Five more days to negotiate on Rio+20


Representatives from governments who were negotiating the Rio+20 outcome document agreed to add five additional days to their deliberations in order to bridge differences that have hampered progress to date. The move came on 4 May as the latest round of negotiations concluded with some progress made, but much work left outstanding. The five added negotiating days are set for 29 May to 2 June.

The additional negotiations will take place in New York before moving to Rio de Janeiro on 13 June for the third and final preparatory meeting for the Conference. The Rio+20 Conference will take place from 20 to 22 June.

Rio+20 Secretary-General Sha Zukang emphasized the need to proceeding with a sense of genuine urgency. “The present negotiation approach has run its course,” he stated. “Our objective should be to arrive in Rio with at least 90% of the text ready. The most difficult 10% should then be negotiated in Rio with the highest political support.”

Mr. Sha specified his expectations as follows: “We can have an outcome document:
• that renews political commitment, reaffirms Rio principles and builds upon earlier agreements;
• that is action-oriented in spelling out the Future We Want;
• that contains inspiring agreements for future generations on a green economy in the context of sustainable development and poverty eradication and on the institutional framework for sustainable development;
• that contains ambitious universal goals – the Sustainable Development Goals;
• that contains concrete deliverables in priority areas; and
• that creates or strengthens the institutions and body we need for the post-Rio+20 period.”

Countries still need to come together on key issues, including one of the two main themes for the Conference—the green economy in the context of sustainable development and poverty eradication. Some developed countries have embraced the green economy as a new roadmap for sustainable development, while many developing countries are more cautious, asserting that each country should choose its own path to a sustainable future and that a green economy approach should not lead to green protectionism or limit growth and poverty eradication. Other countries and stakeholders have voiced concerns about implementation and accountability, pointing out that some commitments made at previous global meetings, such as for official development assistance, have yet to be fully realized.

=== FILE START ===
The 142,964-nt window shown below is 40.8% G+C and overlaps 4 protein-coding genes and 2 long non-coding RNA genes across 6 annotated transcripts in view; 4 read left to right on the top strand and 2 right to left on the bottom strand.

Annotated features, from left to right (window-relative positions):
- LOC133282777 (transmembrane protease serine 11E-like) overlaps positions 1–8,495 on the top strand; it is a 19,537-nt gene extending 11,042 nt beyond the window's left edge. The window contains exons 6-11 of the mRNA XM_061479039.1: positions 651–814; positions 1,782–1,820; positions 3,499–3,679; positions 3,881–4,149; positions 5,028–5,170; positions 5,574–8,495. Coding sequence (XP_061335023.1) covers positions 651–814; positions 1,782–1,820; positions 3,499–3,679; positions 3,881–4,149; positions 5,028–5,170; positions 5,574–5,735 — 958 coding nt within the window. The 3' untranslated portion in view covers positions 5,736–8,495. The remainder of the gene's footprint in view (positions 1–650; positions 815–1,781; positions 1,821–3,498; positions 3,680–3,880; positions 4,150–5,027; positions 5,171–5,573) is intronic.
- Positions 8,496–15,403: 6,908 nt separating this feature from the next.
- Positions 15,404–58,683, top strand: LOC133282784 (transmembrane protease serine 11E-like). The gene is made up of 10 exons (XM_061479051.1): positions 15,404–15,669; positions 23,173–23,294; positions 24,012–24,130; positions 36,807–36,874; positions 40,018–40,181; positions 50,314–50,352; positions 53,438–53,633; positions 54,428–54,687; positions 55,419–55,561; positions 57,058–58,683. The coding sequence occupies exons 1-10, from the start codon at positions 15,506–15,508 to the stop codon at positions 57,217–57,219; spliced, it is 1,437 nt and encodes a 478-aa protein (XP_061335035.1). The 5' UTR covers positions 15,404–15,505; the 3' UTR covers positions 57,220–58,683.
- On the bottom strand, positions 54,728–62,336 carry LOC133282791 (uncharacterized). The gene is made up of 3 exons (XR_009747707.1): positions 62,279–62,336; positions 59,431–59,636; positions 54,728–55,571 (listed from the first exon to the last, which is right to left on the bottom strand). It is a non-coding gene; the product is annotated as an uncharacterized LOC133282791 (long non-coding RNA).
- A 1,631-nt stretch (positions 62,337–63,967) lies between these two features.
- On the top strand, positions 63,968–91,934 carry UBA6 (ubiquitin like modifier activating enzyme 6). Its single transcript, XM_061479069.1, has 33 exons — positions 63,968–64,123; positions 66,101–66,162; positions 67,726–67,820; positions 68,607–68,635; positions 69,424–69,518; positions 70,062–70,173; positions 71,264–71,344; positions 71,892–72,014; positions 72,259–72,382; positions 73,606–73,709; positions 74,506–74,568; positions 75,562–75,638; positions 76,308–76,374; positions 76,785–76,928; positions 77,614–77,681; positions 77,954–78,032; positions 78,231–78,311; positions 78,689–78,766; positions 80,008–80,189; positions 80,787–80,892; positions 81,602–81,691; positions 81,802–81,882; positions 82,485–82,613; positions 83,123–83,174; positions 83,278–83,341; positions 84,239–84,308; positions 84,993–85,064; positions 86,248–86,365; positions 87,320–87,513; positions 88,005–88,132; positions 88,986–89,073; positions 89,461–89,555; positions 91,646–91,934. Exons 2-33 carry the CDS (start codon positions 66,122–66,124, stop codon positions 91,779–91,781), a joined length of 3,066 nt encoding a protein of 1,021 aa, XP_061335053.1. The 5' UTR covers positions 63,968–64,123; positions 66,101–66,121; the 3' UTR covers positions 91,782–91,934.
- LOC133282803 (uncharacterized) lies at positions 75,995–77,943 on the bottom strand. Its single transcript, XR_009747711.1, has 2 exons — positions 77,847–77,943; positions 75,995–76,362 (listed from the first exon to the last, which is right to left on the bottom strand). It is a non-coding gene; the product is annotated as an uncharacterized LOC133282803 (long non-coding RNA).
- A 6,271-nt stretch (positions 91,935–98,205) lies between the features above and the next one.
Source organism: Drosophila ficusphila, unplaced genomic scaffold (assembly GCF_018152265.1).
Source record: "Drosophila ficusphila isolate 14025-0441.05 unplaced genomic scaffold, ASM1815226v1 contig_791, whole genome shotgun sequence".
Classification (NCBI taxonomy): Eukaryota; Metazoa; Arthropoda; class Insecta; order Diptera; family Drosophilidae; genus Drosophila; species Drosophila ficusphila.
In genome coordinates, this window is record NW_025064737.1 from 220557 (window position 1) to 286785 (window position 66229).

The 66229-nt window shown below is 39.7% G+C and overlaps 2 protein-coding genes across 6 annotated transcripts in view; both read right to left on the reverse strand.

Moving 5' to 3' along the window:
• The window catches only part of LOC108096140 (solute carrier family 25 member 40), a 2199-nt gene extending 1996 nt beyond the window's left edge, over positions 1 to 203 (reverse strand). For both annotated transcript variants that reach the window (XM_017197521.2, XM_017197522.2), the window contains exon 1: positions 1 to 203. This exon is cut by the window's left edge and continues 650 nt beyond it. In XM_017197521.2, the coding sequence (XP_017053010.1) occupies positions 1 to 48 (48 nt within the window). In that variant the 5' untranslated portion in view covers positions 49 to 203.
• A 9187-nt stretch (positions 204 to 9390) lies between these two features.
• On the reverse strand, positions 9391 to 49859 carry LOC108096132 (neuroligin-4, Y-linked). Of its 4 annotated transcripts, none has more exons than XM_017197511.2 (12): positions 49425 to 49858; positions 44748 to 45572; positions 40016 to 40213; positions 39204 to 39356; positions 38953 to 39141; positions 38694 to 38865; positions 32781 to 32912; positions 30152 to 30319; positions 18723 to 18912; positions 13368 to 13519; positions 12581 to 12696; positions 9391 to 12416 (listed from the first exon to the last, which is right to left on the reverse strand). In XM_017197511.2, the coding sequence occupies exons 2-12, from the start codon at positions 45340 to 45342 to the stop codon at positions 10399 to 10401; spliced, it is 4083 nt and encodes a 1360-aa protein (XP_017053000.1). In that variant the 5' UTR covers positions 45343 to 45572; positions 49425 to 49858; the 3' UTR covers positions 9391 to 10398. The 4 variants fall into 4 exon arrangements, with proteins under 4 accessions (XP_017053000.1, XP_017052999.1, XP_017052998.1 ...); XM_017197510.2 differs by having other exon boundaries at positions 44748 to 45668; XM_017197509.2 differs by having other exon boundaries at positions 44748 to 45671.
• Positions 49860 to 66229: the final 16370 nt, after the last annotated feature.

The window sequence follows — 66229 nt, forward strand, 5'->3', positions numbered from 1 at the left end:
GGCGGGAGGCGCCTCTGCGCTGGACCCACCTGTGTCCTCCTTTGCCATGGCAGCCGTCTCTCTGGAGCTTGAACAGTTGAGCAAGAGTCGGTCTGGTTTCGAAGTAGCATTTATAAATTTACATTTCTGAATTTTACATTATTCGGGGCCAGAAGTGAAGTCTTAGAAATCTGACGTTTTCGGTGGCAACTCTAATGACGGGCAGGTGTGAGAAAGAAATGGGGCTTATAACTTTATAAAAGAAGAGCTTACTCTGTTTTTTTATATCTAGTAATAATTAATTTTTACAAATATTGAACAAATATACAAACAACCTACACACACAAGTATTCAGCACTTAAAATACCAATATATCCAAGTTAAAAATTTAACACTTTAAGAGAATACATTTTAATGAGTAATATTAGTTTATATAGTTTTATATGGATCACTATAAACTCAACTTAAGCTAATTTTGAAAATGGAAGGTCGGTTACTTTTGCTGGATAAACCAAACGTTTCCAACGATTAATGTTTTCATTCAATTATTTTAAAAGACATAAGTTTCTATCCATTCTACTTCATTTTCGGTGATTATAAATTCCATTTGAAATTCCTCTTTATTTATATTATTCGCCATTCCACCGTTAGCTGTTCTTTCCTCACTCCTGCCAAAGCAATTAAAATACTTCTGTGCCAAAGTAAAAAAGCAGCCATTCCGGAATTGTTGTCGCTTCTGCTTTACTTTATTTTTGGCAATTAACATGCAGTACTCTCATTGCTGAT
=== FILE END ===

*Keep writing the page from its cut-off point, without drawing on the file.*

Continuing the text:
Nonetheless, countries appear willing to agree on a number of issues, including the overall need to recognize and act to meet pressing global and national challenges. It has been widely acknowledged that action is needed to provide for the needs of a growing global population that continues to consume and produce unsustainably, resulting in rising carbon emissions, degraded natural ecosystems and growing income inequality. The need to find a better measurement of progress than GDP has also been widely acknowledged.

Countries have also been examining the concept of new Sustainable Development Goals, a set of benchmarks to guide countries in achieving targeted outcomes within a specific time period, such as on access to sustainable energy and clean water for all. Countries have differing views on what should or should not be included in the goals, as well as the formal process for how and when the goals may be defined, finalized and agreed to. Some countries would like to see the goals approved in Rio, while others see Rio+20 as a starting point for deciding on the goals. Some have concerns that the goals could bind them to commitments they feel are unrealistic, such as on climate change, while others want to ensure that countries are held accountable to achieve whatever goals are set.

Source: Rio+20

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